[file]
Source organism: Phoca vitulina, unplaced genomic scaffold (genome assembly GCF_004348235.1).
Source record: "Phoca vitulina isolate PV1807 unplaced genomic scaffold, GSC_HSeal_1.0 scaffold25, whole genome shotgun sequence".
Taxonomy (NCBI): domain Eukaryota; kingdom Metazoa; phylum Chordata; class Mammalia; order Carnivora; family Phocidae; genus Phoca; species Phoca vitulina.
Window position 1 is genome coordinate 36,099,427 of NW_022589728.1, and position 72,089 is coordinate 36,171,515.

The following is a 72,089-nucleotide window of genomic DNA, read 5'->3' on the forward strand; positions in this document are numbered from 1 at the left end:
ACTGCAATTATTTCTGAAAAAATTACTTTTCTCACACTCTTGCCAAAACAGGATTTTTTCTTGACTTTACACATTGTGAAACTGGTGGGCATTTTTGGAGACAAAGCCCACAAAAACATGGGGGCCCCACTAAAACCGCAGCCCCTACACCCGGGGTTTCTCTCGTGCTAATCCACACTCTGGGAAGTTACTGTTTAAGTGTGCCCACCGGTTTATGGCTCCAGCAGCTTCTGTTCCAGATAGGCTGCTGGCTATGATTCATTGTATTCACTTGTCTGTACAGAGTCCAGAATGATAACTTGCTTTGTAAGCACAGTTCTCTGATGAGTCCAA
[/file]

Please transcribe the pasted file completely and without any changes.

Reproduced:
Source organism: Phoca vitulina, unplaced genomic scaffold (genome assembly GCF_004348235.1).
Source record: "Phoca vitulina isolate PV1807 unplaced genomic scaffold, GSC_HSeal_1.0 scaffold25, whole genome shotgun sequence".
Taxonomy (NCBI): domain Eukaryota; kingdom Metazoa; phylum Chordata; class Mammalia; order Carnivora; family Phocidae; genus Phoca; species Phoca vitulina.
Window position 1 is genome coordinate 36,099,427 of NW_022589728.1, and position 72,089 is coordinate 36,171,515.

The following is a 72,089-nucleotide window of genomic DNA, read 5'->3' on the forward strand; positions in this document are numbered from 1 at the left end:
ACTGCAATTATTTCTGAAAAAATTACTTTTCTCACACTCTTGCCAAAACAGGATTTTTTCTTGACTTTACACATTGTGAAACTGGTGGGCATTTTTGGAGACAAAGCCCACAAAAACATGGGGGCCCCACTAAAACCGCAGCCCCTACACCCGGGGTTTCTCTCGTGCTAATCCACACTCTGGGAAGTTACTGTTTAAGTGTGCCCACCGGTTTATGGCTCCAGCAGCTTCTGTTCCAGATAGGCTGCTGGCTATGATTCATTGTATTCACTTGTCTGTACAGAGTCCAGAATGATAACTTGCTTTGTAAGCACAGTTCTCTGATGAGTCCAA